Wednesday, April 1, 2015

Stranded Sea Lion Pup

Yesterday I was walking on the beach and by Isla Vista I saw a very small sea lion pup (it was about the size of a pug dog) resting on an indentation of a cliff wall.  It was very cute with big eyes.  It seemed calm and at times it closed its eyes.  After reading about prematurely weaned sea lion pups last quarter and what to do about them if you see them, I put in a call to the Santa Barbara Marine Mammal Center.  It was about 6:00 pm.  They never called back and the tide rose until the sea lion pup had to go back into the water.  Initially, it kept trying to avoid the water but it had no where else to go.

              This morning I still never heard back from the Marine Mammal Center, but I left a message that the sea lion pup had left.  I called the statewide distressed marine mammal hotline (415) 289-SEAL to ask them what I should do in a situation like this.  Here’s what they said.  Report the animal to the hotline.  Leave the seal lion pup alone.  Do not attempt to help it or take it to an animal shelter.  It is illegal to transport a marine mammal and the fines can be up to $20,000.  Sometimes the shelter will even report people to the authorities who bring in stranded pups to their facility!  The woman said that usually the first time people do this, they are given a warning but they will be fined if they ever do it again.  This woman, who works at a marine mammal center, says that she never picks up a stranded marine mammal after 6:00pm because it is getting too dark.  She also said that strandings this year are so numerous that some facilities are full and cannot accept more animals.  She said that yesterday, the facility that she works for picked up 20 stranded animals.  She said that there is only a 50-50 chance that a sea lion pup will survive anyway if it is admitted to a shelter.  Many are dehydrated and malnourished and the additional stress of being put in a shelter is hard on them.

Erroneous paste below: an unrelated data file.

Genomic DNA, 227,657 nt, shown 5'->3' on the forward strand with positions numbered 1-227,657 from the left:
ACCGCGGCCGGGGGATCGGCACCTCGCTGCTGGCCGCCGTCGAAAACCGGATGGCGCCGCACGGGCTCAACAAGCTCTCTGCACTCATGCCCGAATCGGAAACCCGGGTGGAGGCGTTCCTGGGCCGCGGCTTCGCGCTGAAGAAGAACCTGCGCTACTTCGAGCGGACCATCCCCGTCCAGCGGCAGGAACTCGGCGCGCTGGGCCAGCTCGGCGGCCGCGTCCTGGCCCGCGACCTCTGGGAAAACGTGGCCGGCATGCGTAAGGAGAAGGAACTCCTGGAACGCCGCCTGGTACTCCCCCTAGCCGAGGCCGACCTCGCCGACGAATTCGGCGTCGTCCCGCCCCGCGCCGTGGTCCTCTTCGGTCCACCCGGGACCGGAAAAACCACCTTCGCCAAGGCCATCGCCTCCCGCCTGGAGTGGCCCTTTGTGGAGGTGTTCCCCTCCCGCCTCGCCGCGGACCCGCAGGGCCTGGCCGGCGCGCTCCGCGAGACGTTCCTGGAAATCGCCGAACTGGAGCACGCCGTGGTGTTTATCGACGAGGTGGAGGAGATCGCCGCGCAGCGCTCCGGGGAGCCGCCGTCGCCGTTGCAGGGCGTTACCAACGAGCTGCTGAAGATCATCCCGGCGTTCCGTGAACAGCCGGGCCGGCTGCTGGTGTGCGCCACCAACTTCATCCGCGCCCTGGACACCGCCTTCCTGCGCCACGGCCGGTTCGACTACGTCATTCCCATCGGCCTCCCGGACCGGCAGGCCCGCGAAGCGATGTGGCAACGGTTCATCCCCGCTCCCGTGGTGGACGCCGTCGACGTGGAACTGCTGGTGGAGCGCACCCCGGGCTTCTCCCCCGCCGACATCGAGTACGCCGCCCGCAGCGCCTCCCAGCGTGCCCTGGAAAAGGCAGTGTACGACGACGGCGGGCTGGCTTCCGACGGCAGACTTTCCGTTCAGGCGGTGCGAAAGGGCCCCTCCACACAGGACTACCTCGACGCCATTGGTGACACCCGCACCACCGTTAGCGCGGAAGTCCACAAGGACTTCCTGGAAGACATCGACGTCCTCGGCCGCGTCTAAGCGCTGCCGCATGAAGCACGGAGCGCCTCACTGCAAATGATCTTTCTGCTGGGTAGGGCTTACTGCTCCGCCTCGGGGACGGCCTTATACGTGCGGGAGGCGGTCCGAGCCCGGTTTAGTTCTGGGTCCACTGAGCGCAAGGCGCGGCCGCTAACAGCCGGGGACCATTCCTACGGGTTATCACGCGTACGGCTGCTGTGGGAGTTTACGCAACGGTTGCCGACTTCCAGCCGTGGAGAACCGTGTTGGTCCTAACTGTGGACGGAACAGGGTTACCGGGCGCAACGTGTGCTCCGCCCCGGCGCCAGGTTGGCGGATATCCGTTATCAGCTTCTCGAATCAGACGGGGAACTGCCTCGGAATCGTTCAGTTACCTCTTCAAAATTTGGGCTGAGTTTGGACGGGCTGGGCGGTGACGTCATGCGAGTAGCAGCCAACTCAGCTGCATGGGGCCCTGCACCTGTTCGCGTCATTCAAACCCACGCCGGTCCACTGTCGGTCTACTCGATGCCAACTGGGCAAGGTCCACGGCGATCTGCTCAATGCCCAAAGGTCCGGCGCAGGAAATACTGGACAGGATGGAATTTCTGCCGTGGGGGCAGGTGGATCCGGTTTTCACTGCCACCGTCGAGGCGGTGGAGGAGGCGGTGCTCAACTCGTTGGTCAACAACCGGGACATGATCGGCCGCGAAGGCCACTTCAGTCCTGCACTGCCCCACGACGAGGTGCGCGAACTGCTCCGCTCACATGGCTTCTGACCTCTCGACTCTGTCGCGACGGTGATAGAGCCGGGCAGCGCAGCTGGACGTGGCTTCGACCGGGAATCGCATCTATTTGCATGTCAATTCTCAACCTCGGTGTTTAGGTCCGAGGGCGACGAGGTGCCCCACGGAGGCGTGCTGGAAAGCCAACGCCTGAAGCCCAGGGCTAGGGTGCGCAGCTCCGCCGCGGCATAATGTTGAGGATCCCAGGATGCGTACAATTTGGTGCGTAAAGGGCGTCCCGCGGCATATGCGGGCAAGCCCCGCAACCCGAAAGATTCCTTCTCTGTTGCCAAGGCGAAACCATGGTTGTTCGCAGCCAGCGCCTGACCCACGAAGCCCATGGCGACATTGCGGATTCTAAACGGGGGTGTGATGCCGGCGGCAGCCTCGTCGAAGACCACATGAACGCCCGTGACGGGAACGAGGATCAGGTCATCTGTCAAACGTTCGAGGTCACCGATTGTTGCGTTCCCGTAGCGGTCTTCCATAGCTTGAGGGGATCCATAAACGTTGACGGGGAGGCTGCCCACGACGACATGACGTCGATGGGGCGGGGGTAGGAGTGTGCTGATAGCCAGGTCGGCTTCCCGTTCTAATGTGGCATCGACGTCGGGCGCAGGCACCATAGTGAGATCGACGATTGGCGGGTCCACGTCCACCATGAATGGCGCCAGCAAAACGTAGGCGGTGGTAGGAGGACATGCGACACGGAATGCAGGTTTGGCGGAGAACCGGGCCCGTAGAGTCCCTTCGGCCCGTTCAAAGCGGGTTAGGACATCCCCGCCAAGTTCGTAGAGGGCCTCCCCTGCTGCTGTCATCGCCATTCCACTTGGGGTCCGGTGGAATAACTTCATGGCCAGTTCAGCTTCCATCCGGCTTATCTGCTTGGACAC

I went walking on the beach today to see if I could find the sea lion pup. I walked from the lagoon to Sandpiper Golf Course (slightly past Coal Oil Point). I didn't see the sea lion pup that I saw the day before, but I did see six dead sea lion pups or yearlings on the beach. I hope that the stranded sea lion pup I found is strong enough to survive on its own.

One of the six dead sea lion pups I saw.

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